You will need lots of support and encouragement from your partner/family at this time as your body is working hard.

Typically when your cervix had dilated beyond 5 centimetres the labour progresses more quickly. As you approach 10 centimeters dilatation you may start to feel restless and a bit overwhelmed by the contractions which are now very intense. This phase is often referred to as transition and it is really important for your support team to encourage and support you to keep focused on manage contractions one at a time.

2nd stage of labour

When you are fully dilated, your baby will be able to start to descend into the birth canal and you will start to feel increasing pressure in your back passage and you may feel like bearing down (pushing) with the contractions. It is important to breathe through these contractions and try and rest and relax between the contractions so that your baby can more easily descend. Your body will tell you when it's time to push as you will feel an overwhelming urge to bear down.

As baby descends further down the birth canal you will start to feel burning in your perineum and your midwife may apply heat to the area to give some relief. The pressure of the baby's head helps to stretch the perineal tissue and it is very  important to listen to your midwife as she will help you control your pushing so that baby can be birthed with minimal trauma or tearing of your perineum.

Episiotomy is very occasionally necessary. This entails a small cut to be made to the tissue between your vagina and your back passage (anus) in order to allow easier delivery of your baby. An episiotomy is typically only necessary if there is concern about the wellbeing of your baby.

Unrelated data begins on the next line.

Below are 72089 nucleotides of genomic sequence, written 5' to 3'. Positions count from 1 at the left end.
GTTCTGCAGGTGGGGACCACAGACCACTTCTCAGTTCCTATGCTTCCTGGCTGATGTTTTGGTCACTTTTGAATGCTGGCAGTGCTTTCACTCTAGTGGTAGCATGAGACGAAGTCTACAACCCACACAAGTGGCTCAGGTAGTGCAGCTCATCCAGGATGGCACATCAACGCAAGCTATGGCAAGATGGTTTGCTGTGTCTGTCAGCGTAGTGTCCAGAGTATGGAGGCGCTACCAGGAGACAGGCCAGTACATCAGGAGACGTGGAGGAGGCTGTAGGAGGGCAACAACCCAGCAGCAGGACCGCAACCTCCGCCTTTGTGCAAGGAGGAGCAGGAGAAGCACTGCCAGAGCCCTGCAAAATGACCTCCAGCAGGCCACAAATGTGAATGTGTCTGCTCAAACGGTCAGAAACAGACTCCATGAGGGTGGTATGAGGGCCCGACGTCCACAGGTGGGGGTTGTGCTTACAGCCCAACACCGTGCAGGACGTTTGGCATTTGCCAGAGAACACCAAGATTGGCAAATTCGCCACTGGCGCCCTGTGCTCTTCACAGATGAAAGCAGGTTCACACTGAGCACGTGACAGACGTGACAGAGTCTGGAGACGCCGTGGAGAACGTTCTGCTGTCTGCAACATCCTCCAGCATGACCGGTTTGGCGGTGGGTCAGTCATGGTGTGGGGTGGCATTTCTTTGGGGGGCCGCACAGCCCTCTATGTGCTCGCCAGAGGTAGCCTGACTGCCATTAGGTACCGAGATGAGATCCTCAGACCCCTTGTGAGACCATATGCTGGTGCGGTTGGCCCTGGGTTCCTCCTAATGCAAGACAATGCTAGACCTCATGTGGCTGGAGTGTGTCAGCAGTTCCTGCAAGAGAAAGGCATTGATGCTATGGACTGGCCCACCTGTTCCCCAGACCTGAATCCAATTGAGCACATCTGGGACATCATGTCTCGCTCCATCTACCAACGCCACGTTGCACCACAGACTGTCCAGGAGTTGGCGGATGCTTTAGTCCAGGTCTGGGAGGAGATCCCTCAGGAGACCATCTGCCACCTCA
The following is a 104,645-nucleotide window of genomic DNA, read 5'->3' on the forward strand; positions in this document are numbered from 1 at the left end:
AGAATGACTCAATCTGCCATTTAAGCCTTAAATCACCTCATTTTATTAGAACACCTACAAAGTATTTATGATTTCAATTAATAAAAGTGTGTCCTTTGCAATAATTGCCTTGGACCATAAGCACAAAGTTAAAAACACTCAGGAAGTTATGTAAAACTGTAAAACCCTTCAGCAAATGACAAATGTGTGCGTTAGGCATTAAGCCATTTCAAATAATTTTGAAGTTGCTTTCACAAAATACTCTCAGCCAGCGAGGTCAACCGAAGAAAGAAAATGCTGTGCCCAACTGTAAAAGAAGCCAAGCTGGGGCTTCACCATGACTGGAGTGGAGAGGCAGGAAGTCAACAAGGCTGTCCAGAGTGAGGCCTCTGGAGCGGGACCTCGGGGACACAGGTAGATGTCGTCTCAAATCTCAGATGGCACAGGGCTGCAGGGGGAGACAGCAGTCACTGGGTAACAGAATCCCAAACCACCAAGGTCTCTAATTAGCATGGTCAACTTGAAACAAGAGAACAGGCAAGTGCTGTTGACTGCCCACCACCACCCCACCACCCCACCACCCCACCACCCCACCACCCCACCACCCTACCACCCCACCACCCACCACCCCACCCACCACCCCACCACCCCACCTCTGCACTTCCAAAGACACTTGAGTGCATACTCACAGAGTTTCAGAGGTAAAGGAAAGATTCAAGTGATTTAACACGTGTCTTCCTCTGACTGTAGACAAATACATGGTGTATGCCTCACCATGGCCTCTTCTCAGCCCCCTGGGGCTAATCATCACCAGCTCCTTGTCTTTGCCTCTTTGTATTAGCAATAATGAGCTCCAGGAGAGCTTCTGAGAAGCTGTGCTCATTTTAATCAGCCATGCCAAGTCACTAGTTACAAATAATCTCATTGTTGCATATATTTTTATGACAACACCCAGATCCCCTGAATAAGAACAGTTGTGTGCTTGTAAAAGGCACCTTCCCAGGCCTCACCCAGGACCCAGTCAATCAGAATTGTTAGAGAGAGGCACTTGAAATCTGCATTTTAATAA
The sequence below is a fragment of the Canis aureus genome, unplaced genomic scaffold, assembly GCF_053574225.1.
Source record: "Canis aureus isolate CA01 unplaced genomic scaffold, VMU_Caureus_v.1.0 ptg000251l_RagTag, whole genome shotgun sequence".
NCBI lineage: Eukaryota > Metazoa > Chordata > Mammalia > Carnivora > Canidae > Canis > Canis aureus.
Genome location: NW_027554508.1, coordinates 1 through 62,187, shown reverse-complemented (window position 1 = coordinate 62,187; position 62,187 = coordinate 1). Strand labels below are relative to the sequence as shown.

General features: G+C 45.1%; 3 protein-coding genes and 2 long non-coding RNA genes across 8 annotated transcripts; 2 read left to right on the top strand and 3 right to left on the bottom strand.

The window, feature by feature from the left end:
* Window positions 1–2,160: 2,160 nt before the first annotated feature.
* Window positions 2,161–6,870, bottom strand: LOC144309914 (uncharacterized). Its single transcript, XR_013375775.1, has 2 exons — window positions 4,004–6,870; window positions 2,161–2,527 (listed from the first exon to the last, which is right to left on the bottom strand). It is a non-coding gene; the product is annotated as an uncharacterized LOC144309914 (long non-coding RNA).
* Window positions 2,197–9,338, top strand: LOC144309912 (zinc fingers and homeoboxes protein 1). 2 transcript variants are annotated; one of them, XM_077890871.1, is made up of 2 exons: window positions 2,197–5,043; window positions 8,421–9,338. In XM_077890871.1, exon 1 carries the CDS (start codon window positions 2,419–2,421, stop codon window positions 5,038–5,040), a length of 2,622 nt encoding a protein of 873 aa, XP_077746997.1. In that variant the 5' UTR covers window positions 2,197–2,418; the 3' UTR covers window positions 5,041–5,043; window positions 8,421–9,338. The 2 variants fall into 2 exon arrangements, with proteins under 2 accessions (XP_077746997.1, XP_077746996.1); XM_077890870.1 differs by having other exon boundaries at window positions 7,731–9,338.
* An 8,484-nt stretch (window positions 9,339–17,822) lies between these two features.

3rd stage of labour

 

Once your baby has birthed your midwife will lay baby on your chest and cover him/her with a warm towel so that you can both enjoy skin to skin.

You can choose to birth the placenta Physiologically: awaiting the natural process and using maternal effort to birth the placenta. There is around a 50 ml more blood loss with this method but in the normal labour would be most preferable.

 

Active management should be used if you have any bleeding tendancies,induced labours, prelabour haemorrhages, or low Iron levels.

 

Ecbolic if the placenta fails to separate or if you are bleeding excessively, your midwife will administer an ecbolic which is a hormonal drug injected into your thigh that causes your uterus to contract and expel your placenta.

 

Delayed Cord Clamping

 

Blood and nutrients are transferred from the placenta to your baby via the umbilical cord. Once the baby is birthed the cord gradually stops pulsating as the last of these nutrients are transferred to baby. This sends a signal to the placenta to start separating from the uterus wall and be delivered.

http://www.who.int/elena/titles/full_recommendations/cord_clamping/en/

Labour and Birth